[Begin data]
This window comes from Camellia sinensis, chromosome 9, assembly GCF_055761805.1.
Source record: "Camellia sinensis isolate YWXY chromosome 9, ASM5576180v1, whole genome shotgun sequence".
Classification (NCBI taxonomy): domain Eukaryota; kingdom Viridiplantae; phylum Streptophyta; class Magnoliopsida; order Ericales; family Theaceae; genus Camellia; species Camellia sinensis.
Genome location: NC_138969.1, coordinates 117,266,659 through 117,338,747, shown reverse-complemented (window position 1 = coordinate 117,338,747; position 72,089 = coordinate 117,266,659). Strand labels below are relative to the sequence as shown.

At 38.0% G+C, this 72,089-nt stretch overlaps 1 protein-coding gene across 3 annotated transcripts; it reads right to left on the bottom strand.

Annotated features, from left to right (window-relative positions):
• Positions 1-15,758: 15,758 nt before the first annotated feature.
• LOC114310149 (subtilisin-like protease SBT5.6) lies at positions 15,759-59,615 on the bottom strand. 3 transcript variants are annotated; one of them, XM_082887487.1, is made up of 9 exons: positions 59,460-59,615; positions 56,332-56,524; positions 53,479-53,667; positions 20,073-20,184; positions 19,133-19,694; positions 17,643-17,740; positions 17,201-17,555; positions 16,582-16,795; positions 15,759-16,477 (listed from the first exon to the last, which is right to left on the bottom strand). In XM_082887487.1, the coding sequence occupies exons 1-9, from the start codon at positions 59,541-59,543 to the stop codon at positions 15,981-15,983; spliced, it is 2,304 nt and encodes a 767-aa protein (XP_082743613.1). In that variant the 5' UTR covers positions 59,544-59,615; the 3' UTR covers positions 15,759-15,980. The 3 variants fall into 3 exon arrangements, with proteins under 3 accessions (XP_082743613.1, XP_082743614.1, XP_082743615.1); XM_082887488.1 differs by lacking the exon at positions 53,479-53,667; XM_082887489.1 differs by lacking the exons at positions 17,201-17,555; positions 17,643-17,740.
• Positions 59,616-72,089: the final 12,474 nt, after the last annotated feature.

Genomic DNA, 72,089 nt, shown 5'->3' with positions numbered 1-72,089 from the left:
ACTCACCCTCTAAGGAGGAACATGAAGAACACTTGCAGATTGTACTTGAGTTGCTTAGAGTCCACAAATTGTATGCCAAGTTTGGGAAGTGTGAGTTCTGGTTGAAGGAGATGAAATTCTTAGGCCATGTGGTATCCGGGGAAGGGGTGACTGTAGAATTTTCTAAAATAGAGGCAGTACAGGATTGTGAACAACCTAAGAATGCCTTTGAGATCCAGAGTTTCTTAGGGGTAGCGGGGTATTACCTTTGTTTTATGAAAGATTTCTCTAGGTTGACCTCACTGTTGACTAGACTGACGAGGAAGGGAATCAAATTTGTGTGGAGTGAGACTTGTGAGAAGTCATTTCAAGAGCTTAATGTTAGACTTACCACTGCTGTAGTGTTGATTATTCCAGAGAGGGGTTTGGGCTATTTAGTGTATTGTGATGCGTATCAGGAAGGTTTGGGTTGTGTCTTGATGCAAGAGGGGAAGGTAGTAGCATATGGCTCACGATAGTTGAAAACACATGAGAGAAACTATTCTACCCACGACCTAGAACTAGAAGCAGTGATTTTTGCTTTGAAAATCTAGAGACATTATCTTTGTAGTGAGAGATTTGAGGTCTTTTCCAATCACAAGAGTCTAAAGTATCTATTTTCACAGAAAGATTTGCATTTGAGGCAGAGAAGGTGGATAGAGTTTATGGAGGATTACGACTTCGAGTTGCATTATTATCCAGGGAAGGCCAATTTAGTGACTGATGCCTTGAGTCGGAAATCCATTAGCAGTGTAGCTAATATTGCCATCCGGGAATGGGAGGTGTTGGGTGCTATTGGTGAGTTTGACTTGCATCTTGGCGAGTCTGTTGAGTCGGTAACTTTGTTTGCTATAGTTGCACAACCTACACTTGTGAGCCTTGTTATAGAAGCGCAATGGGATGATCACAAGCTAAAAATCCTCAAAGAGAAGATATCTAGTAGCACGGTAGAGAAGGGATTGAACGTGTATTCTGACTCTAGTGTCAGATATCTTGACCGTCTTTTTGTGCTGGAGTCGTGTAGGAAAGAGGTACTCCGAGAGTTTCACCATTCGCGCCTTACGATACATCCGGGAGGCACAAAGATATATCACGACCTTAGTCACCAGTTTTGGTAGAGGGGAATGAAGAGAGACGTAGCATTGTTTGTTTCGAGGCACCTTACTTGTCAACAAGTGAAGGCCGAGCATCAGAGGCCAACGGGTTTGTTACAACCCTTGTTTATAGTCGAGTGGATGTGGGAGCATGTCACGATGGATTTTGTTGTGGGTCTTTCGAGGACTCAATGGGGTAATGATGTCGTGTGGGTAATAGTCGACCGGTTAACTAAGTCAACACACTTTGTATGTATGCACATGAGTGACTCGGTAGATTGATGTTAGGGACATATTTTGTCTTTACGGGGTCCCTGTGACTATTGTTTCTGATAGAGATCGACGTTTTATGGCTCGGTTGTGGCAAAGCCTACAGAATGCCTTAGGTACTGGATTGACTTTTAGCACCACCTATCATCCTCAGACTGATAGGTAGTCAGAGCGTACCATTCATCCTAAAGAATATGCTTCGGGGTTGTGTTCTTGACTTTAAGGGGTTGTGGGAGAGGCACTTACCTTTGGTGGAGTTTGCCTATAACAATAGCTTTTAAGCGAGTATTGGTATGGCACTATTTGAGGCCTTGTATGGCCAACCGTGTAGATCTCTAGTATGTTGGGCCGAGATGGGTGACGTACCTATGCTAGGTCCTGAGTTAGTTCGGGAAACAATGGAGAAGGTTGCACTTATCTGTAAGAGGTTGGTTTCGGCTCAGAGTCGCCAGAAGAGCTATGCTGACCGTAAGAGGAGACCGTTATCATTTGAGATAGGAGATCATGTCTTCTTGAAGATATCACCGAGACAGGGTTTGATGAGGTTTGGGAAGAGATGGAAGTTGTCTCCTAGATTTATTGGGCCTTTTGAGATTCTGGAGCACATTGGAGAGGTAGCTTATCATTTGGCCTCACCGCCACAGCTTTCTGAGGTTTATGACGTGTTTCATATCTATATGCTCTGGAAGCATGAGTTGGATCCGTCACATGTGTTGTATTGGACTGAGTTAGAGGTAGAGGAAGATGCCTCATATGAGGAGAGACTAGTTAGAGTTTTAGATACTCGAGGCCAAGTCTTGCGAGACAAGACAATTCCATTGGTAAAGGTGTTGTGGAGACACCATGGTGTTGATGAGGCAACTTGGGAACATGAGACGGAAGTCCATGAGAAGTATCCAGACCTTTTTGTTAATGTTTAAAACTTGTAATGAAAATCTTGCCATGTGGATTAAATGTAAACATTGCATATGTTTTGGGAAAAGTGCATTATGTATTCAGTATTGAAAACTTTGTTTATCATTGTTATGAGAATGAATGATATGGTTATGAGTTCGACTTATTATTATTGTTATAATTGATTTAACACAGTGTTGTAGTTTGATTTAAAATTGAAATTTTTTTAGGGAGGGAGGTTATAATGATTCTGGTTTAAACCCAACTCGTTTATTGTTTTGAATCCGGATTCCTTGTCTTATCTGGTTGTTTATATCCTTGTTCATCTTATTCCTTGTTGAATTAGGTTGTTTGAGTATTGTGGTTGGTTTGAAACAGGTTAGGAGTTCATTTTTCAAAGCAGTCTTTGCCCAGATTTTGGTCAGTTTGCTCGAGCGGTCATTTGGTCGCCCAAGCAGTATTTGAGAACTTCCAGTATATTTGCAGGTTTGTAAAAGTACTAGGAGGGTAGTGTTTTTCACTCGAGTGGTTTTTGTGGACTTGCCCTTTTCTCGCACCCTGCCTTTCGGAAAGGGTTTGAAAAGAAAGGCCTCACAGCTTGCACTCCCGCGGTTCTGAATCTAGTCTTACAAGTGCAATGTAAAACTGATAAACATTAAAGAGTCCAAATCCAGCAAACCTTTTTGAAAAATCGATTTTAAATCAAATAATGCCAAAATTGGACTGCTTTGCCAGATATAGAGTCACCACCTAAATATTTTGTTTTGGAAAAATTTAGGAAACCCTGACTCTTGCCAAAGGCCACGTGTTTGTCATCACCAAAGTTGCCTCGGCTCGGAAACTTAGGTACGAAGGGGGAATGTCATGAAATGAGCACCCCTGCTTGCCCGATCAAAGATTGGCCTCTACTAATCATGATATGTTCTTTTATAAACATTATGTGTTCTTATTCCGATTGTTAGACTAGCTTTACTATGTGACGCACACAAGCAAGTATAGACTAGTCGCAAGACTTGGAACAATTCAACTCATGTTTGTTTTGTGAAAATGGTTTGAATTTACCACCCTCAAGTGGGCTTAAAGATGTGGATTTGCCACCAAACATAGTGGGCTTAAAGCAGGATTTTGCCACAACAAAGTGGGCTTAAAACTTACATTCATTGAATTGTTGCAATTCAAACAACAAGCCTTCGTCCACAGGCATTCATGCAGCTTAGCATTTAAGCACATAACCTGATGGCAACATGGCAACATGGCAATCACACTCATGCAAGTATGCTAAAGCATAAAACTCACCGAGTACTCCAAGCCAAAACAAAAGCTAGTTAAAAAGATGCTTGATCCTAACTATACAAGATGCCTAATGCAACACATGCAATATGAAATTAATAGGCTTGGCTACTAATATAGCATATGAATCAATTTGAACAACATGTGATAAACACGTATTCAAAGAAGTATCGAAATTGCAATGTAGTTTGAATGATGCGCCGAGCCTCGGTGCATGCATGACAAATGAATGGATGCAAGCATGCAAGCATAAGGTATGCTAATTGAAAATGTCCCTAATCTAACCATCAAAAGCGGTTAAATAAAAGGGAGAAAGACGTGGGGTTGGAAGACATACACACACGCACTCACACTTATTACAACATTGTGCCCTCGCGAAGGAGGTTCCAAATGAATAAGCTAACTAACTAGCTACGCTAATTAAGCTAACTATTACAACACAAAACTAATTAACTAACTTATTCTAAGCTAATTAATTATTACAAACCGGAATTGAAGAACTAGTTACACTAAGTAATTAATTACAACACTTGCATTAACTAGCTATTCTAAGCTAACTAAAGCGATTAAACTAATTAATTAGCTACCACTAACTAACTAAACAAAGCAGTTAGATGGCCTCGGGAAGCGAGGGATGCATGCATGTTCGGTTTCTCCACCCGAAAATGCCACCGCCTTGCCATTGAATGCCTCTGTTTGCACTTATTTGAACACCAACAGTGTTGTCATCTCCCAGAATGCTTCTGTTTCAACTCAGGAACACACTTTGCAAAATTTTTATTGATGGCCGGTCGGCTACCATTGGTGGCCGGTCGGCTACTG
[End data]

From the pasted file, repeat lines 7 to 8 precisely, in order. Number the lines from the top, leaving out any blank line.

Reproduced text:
• Positions 1-15,758: 15,758 nt before the first annotated feature.
• LOC114310149 (subtilisin-like protease SBT5.6) lies at positions 15,759-59,615 on the bottom strand. 3 transcript variants are annotated; one of them, XM_082887487.1, is made up of 9 exons: positions 59,460-59,615; positions 56,332-56,524; positions 53,479-53,667; positions 20,073-20,184; positions 19,133-19,694; positions 17,643-17,740; positions 17,201-17,555; positions 16,582-16,795; positions 15,759-16,477 (listed from the first exon to the last, which is right to left on the bottom strand). In XM_082887487.1, the coding sequence occupies exons 1-9, from the start codon at positions 59,541-59,543 to the stop codon at positions 15,981-15,983; spliced, it is 2,304 nt and encodes a 767-aa protein (XP_082743613.1). In that variant the 5' UTR covers positions 59,544-59,615; the 3' UTR covers positions 15,759-15,980. The 3 variants fall into 3 exon arrangements, with proteins under 3 accessions (XP_082743613.1, XP_082743614.1, XP_082743615.1); XM_082887488.1 differs by lacking the exon at positions 53,479-53,667; XM_082887489.1 differs by lacking the exons at positions 17,201-17,555; positions 17,643-17,740.